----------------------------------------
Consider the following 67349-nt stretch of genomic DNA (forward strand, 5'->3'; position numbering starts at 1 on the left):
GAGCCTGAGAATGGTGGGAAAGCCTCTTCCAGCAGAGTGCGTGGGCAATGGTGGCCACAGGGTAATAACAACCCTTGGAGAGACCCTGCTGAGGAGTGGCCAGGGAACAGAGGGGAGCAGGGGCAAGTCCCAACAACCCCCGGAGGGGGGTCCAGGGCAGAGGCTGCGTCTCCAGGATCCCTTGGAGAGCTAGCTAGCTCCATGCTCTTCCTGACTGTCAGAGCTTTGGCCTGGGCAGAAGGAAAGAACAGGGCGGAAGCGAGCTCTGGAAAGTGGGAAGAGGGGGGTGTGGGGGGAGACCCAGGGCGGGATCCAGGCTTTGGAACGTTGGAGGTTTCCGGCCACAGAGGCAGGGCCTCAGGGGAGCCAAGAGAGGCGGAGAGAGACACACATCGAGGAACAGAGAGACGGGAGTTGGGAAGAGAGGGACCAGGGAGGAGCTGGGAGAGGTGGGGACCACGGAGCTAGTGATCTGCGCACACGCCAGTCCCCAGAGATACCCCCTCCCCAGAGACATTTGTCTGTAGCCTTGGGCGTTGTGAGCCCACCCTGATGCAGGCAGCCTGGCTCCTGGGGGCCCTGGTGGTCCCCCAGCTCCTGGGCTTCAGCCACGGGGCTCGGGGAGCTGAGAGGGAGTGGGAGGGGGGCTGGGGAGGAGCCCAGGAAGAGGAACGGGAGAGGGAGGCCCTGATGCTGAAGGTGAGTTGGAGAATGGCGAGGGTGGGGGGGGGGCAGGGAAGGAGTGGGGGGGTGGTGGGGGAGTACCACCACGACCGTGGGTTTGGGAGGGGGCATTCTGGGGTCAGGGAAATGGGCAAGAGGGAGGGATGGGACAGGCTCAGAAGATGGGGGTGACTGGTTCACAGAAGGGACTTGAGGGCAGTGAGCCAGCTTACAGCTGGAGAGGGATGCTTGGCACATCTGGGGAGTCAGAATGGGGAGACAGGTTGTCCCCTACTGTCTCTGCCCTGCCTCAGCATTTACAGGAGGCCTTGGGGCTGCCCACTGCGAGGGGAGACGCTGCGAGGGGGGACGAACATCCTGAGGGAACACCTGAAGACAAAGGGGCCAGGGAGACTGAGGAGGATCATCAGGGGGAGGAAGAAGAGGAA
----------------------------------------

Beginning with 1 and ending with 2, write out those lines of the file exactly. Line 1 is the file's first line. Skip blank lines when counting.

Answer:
Consider the following 67349-nt stretch of genomic DNA (forward strand, 5'->3'; position numbering starts at 1 on the left):
GAGCCTGAGAATGGTGGGAAAGCCTCTTCCAGCAGAGTGCGTGGGCAATGGTGGCCACAGGGTAATAACAACCCTTGGAGAGACCCTGCTGAGGAGTGGCCAGGGAACAGAGGGGAGCAGGGGCAAGTCCCAACAACCCCCGGAGGGGGGTCCAGGGCAGAGGCTGCGTCTCCAGGATCCCTTGGAGAGCTAGCTAGCTCCATGCTCTTCCTGACTGTCAGAGCTTTGGCCTGGGCAGAAGGAAAGAACAGGGCGGAAGCGAGCTCTGGAAAGTGGGAAGAGGGGGGTGTGGGGGGAGACCCAGGGCGGGATCCAGGCTTTGGAACGTTGGAGGTTTCCGGCCACAGAGGCAGGGCCTCAGGGGAGCCAAGAGAGGCGGAGAGAGACACACATCGAGGAACAGAGAGACGGGAGTTGGGAAGAGAGGGACCAGGGAGGAGCTGGGAGAGGTGGGGACCACGGAGCTAGTGATCTGCGCACACGCCAGTCCCCAGAGATACCCCCTCCCCAGAGACATTTGTCTGTAGCCTTGGGCGTTGTGAGCCCACCCTGATGCAGGCAGCCTGGCTCCTGGGGGCCCTGGTGGTCCCCCAGCTCCTGGGCTTCAGCCACGGGGCTCGGGGAGCTGAGAGGGAGTGGGAGGGGGGCTGGGGAGGAGCCCAGGAAGAGGAACGGGAGAGGGAGGCCCTGATGCTGAAGGTGAGTTGGAGAATGGCGAGGGTGGGGGGGGGGCAGGGAAGGAGTGGGGGGGTGGTGGGGGAGTACCACCACGACCGTGGGTTTGGGAGGGGGCATTCTGGGGTCAGGGAAATGGGCAAGAGGGAGGGATGGGACAGGCTCAGAAGATGGGGGTGACTGGTTCACAGAAGGGACTTGAGGGCAGTGAGCCAGCTTACAGCTGGAGAGGGATGCTTGGCACATCTGGGGAGTCAGAATGGGGAGACAGGTTGTCCCCTACTGTCTCTGCCCTGCCTCAGCATTTACAGGAGGCCTTGGGGCTGCCCACTGCGAGGGGAGACGCTGCGAGGGGGGACGAACATCCTGAGGGAACACCTGAAGACAAAGGGGCCAGGGAGACTGAGGAGGATCATCAGGGGGAGGAAGAAGAGGAA